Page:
Background Neurodegenerative diseases and dementia pose a global health challenge in an aging population, exemplified by the increasing incidence and prevalence of its most common form, Alzheimer's disease. Although several approved treatments exist for Alzheimer's disease, they only afford transient symptomatic improvements and are not considered disease-modifying. The psychoactive properties of Cannabis sativa L. have been recognized for thousands of years and now with burgeoning access to medicinal formulations globally, research has turned to re-evaluate cannabis and its myriad phytochemicals as a potential treatment and adjunctive agent for neurodegenerative diseases. Purpose This review evaluated the neuroprotective potential of C. sativa’s active constituents for potential therapeutic use in dementia and Alzheimer's disease, based on published studies demonstrating efficacy in experimental preclinical settings associated with neurodegeneration. Study Design Relevant information on the neuroprotective potential of the C. sativa’s phytoconstituents in preclinical studies (in vitro, in vivo) were included. The collated information on C. sativa’s component bioactivity was organized for therapeutic applications against neurodegenerative diseases. Methods The therapeutic use of C. sativa related to Alzheimer's disease relative to known phytocannabinoids and other phytochemical constituents were derived from online databases, including PubMed, Elsevier, The Plant List (TPL,, Science Direct, as well as relevant information on the known pharmacological actions of the listed phytochemicals. Results Numerous C. sativa -prevalent phytochemicals were evidenced in the body of literature as having efficacy in the treatment of neurodegenerative conditions exemplified by Alzheimer's disease. Several phytocannabinoids, terpenes and select flavonoids demonstrated neuroprotection through a myriad of cellular and molecular pathways, including cannabinoid receptor-mediated, antioxidant and direct anti-aggregatory actions against the pathological toxic hallmark protein in Alzheimer's disease, amyloid β. Conclusions These findings provide strong evidence for a role of cannabis constituents, individually or in combination, as potential neuroprotectants timely to the emergent use of medicinal cannabis as a novel treatment for neurodegenerative diseases. Future randomized and controlled clinical studies are required to substantiate the bioactivities of phytocannabinoids and terpenes and their likely synergies.
This reference is the definitive guide to common neurodegenerative diseases that affect humans. The book covers mechanisms of some of the most well-known neurodegenerative diseases, their biomarkers, neuropharmacology, and emerging treatment strategies. The book introduces the subject of neurodegeneration by outlining the biochemistry, pathophysiology and multifactorial neurological mechanisms (the role of genetics, environmental factors and mitochondrial damage, for example). Next, it explains some of the most studied diseases, namely, Parkinson's Disease, Alzheimer's Disease, Huntington’s Disease, and Multiple Sclerosis. Subsequent chapters delve into current knowledge about diagnostic and immunological biomarkers, followed by a summary of novel therapeutic strategies. Special attention has been given to the role of medicinal plants in attempting to treat neurodegenerative diseases, as well as the public health burden posed by these conditions. Key Features - give readers an overview of multifactorial disease mechanisms in neurodegeneration - covers some major neurodegenerative diseases in detail - covers diagnostic and immunological biomarkers - explores current therapeutic strategies and drug targets in common neurodegenerative diseases - offers a simple presentation with references for advanced readers The book is a suitable reference for all readers, including students, research scholars, and physicians who are interested in the mechanisms and treatment of neurodegenerative diseases.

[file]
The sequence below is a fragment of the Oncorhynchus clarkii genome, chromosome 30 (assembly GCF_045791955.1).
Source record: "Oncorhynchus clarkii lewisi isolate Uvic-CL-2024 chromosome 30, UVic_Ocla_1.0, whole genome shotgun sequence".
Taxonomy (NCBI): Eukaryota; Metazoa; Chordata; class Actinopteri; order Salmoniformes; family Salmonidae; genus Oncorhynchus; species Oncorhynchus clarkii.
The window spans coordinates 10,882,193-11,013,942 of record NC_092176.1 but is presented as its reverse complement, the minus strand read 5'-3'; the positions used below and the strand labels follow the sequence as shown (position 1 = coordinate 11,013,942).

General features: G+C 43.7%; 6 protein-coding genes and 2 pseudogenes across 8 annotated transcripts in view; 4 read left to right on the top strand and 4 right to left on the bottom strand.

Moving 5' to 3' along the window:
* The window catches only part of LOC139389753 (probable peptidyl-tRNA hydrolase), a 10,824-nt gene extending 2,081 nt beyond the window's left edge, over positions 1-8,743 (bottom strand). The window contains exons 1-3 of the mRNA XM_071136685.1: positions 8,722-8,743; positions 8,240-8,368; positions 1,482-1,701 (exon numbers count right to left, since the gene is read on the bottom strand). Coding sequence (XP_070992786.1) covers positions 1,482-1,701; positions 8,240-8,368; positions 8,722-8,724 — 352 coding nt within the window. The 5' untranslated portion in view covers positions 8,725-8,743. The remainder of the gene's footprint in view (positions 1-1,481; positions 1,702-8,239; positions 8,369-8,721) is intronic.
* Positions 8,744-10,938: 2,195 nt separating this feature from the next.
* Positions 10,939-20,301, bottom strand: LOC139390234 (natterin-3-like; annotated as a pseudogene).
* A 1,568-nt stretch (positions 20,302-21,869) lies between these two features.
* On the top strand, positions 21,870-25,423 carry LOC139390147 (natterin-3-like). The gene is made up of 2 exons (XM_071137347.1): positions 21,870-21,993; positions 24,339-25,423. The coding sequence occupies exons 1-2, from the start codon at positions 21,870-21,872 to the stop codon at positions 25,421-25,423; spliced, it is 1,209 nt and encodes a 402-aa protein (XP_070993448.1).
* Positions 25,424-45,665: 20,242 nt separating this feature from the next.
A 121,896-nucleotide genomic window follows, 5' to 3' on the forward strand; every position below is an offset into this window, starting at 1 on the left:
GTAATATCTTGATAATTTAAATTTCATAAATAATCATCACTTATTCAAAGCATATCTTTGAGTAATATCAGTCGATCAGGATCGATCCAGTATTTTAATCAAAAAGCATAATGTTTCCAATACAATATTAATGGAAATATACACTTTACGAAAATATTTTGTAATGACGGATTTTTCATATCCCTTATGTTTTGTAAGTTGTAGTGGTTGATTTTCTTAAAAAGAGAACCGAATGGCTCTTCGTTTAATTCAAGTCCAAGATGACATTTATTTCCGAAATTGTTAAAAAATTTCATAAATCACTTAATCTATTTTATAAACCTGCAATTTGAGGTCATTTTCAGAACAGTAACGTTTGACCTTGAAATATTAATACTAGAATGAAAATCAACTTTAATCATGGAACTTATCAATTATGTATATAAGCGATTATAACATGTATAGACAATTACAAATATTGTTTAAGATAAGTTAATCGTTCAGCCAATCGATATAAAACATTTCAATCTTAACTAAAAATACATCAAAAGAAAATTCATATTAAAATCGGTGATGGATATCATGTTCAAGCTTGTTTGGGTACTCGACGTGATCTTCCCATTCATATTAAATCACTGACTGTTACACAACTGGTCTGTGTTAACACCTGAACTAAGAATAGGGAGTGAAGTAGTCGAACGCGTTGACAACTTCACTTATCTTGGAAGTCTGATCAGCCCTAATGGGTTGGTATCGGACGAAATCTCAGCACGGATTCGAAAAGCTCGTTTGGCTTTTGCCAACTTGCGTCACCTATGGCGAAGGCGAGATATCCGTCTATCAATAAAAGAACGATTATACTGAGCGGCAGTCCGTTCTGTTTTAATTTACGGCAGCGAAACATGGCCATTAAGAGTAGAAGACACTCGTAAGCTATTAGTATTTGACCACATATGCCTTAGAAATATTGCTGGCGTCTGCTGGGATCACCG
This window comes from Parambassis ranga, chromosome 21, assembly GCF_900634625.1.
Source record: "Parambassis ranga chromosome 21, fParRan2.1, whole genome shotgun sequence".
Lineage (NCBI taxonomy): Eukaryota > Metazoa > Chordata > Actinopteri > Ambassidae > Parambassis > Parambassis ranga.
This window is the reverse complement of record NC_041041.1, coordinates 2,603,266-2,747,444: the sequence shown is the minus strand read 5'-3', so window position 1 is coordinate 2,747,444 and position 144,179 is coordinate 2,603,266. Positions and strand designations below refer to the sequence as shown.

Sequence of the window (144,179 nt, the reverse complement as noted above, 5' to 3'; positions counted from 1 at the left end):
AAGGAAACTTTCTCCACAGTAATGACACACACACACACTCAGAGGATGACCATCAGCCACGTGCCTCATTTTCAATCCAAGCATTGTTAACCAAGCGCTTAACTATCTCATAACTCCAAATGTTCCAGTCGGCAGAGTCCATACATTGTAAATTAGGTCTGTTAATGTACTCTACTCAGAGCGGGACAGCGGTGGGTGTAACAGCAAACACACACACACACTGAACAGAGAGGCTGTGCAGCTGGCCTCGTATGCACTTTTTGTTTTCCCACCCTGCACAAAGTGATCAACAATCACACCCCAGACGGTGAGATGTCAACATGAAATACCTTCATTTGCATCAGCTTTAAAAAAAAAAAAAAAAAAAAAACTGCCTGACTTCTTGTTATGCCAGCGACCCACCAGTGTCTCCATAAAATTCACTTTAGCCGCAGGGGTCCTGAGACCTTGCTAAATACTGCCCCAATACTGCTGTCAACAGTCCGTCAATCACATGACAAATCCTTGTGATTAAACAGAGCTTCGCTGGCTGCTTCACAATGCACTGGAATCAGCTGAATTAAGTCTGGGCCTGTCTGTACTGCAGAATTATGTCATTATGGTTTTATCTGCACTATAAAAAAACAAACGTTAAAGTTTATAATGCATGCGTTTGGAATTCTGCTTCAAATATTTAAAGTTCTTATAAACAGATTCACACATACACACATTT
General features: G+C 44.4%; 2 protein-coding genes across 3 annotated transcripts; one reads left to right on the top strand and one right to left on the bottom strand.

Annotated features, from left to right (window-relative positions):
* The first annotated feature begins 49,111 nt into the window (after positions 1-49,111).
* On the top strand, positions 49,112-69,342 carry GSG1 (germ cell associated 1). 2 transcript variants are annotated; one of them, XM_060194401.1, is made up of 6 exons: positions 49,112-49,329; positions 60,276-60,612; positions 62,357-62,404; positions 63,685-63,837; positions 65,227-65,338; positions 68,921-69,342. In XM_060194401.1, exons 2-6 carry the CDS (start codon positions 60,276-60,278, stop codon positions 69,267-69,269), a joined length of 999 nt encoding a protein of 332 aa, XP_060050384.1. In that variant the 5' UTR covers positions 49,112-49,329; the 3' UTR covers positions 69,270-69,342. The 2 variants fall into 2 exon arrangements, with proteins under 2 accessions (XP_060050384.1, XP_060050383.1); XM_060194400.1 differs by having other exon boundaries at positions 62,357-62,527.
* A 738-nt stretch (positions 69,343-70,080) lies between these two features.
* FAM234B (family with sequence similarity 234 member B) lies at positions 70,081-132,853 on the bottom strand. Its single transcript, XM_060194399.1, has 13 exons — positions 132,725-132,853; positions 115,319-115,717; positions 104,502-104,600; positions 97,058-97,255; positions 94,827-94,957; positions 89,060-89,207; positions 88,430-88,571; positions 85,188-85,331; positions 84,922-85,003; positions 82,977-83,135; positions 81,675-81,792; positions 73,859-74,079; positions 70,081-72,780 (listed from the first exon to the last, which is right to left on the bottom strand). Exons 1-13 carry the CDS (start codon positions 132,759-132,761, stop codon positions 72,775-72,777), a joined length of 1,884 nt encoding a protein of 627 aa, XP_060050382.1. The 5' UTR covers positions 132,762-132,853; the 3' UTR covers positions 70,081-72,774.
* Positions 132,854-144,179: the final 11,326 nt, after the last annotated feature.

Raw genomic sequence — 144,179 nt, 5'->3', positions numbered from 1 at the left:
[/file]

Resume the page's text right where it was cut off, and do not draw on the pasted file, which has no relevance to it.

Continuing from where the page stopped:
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The primary psychoactive ingredient in cannabis, Δ^9-tetrahydrocannabinol (Δ^9-THC), affects the brain mainly by activating a specific receptor (CB1). CB1 is expressed at high levels in many brain regions, and several endogenous brain lipids have been identified as CB1 ligands. In contrast to classical neurotransmitters, endogenous cannabinoids can function as retrograde synaptic messengers: They are released from postsynaptic neurons and travel backward across synapses, activating CB1 on presynaptic axons and suppressing neurotransmitter release. Cannabinoids may affect memory, cognition, and pain perception by means of this cellular mechanism.
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Emerging evidence suggests beta-amyloid (Aβ) deposition in the Alzheimer's disease (AD) brain is the result of impaired clearance, due in part to diminished Aβ transport across the blood-brain barrier (BBB). Recently, modulation of the cannabinoid system was shown to reduce Aβ brain levels and improve cognitive behavior in AD animal models. The purpose of the current studies was to investigate the role of the cannabinoid system in the clearance of Aβ across the BBB. Using in vitro and in vivo models of BBB clearance, Aβ transit across the BBB was examined in the presence of cannabinoid receptor agonists and inhibitors. In addition, expression levels of the Aβ transport protein, lipoprotein receptor-related protein1 (LRP1), were determined in the brain and plasma of mice following cannabinoid treatment. Cannabinoid receptor agonism or inhibition of endocannabinoid-degrading enzymes significantly enhanced Aβ clearance across the BBB (2-fold). Moreover, cannabinoid receptor inhibition negated the stimulatory influence of cannabinoid treatment on Aβ BBB clearance. Additionally, LRP1 levels in the brain and plasma were elevated following cannabinoid treatment (1.5-fold), providing rationale for the observed increase in Aβ transit from the brain to the periphery. The current studies demonstrate, for the first time, a role for the cannabinoid system in the transit of Aβ across the BBB. These findings provide insight into the mechanism by which cannabinoid treatment reduces Aβ burden in the AD brain and offer additional evidence on the utility of this pathway as a treatment for AD.